Wednesday September 18, 2019
The Two Days, by Tzvi Schnee
Reading the Zohar is like entering an alternate Universe; yet, this is more akin, by way of explanation, to entering the actual spiritual universe, according to its emanation from Ein Sof (the Ineffable Name of G-d). One very interesting teaching that I happened upon, concerns Rosh HaShannah. According to the Zohar, the first and second day of Rosh HaShannah are each significant; what is notable, and needs to be mentioned first, here, is that two days of Rosh HaShannah are celebrated both within Israel, and in the Diaspora. With that noted, the Zohar elaborates on the spiritual quality of each day, delineating the first day of Rosh HaShannah as being connected to the Attribute of Judgment, and the second day to the Attribute of Mercy (Chok L’Yisrael: Ki Savo; Zohar Pinchas 231a, Vayechi 226b).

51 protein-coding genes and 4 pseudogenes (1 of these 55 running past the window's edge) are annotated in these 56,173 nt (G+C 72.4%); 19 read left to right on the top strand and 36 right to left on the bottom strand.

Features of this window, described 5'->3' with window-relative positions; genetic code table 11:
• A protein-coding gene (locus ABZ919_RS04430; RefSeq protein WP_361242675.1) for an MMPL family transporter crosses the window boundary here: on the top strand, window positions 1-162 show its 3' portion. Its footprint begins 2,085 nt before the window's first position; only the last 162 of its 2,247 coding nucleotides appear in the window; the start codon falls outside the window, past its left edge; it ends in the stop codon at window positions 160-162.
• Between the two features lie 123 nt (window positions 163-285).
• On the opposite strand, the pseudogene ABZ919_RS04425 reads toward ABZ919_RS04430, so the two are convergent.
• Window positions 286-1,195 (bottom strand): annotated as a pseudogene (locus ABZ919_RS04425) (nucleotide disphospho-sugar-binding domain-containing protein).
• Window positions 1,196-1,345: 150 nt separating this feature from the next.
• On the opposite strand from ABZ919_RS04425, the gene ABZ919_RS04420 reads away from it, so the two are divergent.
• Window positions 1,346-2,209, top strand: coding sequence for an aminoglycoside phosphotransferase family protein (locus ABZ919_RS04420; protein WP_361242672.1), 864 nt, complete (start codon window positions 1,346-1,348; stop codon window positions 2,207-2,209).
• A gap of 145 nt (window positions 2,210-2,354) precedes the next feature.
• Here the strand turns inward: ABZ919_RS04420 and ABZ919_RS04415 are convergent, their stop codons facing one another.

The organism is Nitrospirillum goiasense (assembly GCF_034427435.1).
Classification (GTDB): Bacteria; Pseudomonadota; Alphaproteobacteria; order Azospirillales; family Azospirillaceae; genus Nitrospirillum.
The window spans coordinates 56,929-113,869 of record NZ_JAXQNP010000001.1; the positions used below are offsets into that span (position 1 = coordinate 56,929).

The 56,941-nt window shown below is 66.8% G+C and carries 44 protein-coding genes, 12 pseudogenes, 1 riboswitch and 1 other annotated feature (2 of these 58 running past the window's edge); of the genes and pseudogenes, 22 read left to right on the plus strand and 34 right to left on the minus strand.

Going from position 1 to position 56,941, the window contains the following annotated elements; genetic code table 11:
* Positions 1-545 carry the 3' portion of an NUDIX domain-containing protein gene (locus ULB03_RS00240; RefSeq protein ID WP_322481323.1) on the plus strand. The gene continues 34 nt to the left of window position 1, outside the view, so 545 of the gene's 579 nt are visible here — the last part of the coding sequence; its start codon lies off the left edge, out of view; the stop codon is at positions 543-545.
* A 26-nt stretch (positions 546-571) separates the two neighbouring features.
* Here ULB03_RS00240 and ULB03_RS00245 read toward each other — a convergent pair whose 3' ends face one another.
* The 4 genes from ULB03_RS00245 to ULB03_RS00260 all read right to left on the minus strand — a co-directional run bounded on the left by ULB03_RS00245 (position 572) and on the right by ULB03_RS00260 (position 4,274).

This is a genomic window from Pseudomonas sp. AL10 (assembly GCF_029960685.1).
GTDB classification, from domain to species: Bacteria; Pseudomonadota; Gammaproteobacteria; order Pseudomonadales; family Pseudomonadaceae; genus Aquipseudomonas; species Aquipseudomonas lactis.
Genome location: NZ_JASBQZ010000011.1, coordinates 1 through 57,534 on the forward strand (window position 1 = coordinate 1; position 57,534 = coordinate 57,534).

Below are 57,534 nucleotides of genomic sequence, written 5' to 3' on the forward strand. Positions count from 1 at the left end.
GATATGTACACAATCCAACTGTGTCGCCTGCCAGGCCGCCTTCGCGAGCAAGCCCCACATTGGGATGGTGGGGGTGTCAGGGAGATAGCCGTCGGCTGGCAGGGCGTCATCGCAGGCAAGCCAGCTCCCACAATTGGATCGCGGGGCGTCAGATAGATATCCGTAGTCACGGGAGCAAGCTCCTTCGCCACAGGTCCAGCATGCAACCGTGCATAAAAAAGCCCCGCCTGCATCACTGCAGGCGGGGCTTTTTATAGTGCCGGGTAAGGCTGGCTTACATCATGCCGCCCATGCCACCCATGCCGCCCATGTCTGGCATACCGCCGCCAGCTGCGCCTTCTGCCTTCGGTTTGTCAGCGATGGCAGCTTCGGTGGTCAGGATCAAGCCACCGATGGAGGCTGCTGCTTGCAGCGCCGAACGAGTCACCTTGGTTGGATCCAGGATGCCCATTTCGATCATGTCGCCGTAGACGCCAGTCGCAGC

Perhaps, this is the reason that we celebrate with a festive meal – H’Shem’s Mercy has the potential to diminish the Attribute of Judgment This would surely be something to celebrate – to have the resultant joy of acknowledging H’Shem’s Mercy to us. Yet, to be pardoned of our aveiros (sins) requires teshuvah (repentance); otherwise, we have no reason to celebrate, if judgment is still upon us. The Days of Awe – the ten days between Rosh HaShannah and Yom Kippur – allow for repentance, prayer, and charity to avert the severity of the decree that is upon us as individuals, for the new year on the Hebrew Calendar. The words form a familiar refrain, in Hebrew, teshuvah, tefillah, tsedokah, the three means that will aid us in our sincerity to appeal to H’Shem to have mercy on us. “For there is not a righteous man upon earth, that doeth good, and sinneth not” (Ecclesiastes 7:20, JPS 1917 Tanach).